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B1.10 Local authorities

Characteristics

Local authorities can play an important role in overseeing the implementation of IWRM activities both within their boundaries and within the local and regional watersheds. They act both as regulators and as service providers and have a role in raising finance. Despite varying levels of jurisdiction over water services, local governments have both direct and indirect responsibility for the water security of their communities and their industrial base.

In the context of IWRM, local authorities affect the aquatic ecosystems through their energy supplies, land uses (including zoning and impermeable areas), point and non-point pollution, construction practices, public education, solid waste and urban drainage practices, among other aspects. Improved integration of the efforts of all the relevant actors toward commonly accepted goals for their water resources is necessary to improve the quality of water bodies and the security of the watersheds and aquifers on which they depend.

The role of local authorities and governments in supporting IWRM is particularly strong where there are moves towards decentralisation and democratisation of planning and resource management. Local governments offer a strong forum for local participation, particularly through internationally recognised programmes, such as Local Agenda 21 planning, and can be instrumental in providing information and supporting dialogue among stakeholders and policy makers (see also C4.2 on communications with stakeholders).

Local governments have a variety of economic instruments available to them to influence the behaviour of their citizenry. These include rate structures and charges, fees for permits and other governmental services, special taxes and surcharges, incentives (such as bonuses and rebates) as well as fines and penalties. These economic instruments are complemented by a variety of regulatory instruments, such as by-laws, which local governments can use to influence the implementation of IWRM practices within their boundaries (see C6, C7).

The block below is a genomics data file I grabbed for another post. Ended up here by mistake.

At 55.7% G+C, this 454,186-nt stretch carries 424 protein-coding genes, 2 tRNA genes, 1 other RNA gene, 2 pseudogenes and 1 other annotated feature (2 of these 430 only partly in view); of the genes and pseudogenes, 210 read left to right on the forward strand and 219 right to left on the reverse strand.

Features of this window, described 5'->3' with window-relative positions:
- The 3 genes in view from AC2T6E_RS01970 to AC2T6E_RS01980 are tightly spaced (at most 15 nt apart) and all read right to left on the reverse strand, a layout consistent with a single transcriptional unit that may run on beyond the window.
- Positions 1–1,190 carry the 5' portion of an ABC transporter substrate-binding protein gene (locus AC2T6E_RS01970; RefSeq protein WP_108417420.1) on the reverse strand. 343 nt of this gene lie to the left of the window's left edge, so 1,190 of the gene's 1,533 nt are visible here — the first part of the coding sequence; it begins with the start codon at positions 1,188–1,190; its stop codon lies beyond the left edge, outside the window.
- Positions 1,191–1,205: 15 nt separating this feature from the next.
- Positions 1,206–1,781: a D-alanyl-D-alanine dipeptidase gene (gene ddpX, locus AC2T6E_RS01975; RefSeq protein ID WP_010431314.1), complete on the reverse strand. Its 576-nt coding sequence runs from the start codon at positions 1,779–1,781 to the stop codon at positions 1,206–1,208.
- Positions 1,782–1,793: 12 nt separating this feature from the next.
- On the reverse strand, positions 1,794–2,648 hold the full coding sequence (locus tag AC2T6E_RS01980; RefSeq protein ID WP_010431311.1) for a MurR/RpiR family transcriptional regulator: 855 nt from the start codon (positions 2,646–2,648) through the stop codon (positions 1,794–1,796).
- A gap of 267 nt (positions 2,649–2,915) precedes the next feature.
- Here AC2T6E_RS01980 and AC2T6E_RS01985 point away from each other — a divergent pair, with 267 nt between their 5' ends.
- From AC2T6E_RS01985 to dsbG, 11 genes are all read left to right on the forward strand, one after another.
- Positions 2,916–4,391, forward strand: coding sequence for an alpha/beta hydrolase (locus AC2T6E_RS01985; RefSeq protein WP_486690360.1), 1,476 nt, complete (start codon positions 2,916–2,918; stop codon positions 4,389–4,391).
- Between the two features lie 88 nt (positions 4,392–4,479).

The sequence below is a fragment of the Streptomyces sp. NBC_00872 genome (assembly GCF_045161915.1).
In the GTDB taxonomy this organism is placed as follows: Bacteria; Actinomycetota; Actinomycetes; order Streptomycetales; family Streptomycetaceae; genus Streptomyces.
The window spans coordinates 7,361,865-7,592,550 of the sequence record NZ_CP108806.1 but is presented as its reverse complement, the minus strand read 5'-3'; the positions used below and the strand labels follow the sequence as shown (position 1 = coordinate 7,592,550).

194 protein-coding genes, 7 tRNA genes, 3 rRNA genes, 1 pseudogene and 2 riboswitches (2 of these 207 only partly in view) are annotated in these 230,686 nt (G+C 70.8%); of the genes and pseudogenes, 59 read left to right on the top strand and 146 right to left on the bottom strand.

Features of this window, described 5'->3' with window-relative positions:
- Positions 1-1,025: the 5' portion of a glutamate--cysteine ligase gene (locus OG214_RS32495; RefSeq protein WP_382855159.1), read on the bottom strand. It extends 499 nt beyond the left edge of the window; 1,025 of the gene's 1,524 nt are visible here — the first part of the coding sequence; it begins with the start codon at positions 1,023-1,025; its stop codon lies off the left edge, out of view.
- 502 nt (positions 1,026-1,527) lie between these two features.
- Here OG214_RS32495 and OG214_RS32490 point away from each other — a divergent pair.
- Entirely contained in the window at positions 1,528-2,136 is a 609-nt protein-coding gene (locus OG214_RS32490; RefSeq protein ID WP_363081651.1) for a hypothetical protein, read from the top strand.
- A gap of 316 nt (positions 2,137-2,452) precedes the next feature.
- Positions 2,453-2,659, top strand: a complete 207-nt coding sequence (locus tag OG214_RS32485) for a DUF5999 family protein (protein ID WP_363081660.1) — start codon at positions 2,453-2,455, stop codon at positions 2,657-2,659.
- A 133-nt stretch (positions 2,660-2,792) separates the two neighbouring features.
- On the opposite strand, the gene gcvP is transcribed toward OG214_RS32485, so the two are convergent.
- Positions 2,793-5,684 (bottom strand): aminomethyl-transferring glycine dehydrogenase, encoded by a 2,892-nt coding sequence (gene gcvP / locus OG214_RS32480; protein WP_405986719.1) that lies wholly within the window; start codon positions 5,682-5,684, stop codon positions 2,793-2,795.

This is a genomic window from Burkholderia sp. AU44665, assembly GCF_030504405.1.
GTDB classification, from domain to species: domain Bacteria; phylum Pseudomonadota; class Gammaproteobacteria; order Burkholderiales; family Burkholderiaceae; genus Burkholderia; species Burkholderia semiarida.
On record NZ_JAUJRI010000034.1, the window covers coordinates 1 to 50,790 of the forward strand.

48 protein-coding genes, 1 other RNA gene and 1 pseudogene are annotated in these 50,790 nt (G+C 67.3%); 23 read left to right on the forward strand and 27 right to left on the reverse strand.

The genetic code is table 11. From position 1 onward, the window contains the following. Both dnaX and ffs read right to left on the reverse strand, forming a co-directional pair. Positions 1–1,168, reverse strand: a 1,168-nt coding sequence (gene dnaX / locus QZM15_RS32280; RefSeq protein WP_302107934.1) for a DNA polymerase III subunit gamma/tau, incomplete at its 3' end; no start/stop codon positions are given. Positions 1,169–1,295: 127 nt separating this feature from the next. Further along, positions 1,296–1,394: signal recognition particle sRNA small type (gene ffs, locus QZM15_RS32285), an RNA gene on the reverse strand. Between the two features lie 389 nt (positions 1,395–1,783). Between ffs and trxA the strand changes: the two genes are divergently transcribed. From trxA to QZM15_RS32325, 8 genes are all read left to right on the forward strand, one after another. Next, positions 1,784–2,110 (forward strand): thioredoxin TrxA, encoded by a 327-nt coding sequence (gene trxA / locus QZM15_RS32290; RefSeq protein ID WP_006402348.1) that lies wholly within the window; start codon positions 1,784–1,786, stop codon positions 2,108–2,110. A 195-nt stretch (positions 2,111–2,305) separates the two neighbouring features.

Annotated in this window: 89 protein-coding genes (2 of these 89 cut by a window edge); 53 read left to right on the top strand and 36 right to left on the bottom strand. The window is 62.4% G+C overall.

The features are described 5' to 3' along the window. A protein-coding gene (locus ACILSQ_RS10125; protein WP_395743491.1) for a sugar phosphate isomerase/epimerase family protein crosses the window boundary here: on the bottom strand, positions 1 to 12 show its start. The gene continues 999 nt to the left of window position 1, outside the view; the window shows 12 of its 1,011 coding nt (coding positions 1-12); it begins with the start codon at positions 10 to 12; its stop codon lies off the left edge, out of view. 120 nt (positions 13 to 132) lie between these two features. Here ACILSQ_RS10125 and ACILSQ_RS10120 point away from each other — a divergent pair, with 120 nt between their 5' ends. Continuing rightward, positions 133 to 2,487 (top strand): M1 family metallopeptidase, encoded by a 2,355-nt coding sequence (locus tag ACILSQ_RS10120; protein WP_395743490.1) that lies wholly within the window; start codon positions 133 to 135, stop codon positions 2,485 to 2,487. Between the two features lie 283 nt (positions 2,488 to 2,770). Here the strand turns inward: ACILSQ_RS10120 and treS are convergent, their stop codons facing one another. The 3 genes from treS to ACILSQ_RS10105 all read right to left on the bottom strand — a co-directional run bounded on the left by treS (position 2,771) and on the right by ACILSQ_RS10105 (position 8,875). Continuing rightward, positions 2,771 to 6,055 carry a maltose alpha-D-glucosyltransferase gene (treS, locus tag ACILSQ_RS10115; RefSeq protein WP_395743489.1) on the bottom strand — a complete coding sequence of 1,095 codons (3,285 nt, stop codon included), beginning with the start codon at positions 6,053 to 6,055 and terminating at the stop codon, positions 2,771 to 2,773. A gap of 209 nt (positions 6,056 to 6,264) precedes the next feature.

Lessons learned

The wide range of jurisdiction and activity in the area of IWRM makes generalisations about their effectiveness difficult. Nonetheless the following lessons are applicable:

  • Stakeholders should be connected to decision making processes and involved in a real dialogue with decision makers that can survive changes in government;
  • Public access to baseline information about the quality of local water resources and issues (related to the long-term water security of communities) is essential for the public to be responsibly involved;
  • Local leadership is needed to initiate sustainable processes in communities;
  • Long-term planning initiatives need to be supplemented by concrete actions to retain stakeholders interest. For example, local visions for improved stream corridors should be tied to local recognition and reward systems, volunteer water quality monitoring programmes, tree planting and community river festivals. In the short term, such events provide proactive community members and industries with positive reinforcement from the community and their peers, increasing their longer-term commitment to the programme;
  • Changes to municipal policies are most effective when linked to concrete changes in official staff roles and responsibilities (such as through an environmental management system process);
  • The influence of local governments is limited by their political remit and their financial resources i.e. they can only be effective given an appropriate enabling environment;
  • Stakeholder based initiatives, such as Local Agenda 21 planning, can play a significant role in breaking down political barriers to IWRM activities in urban areas.



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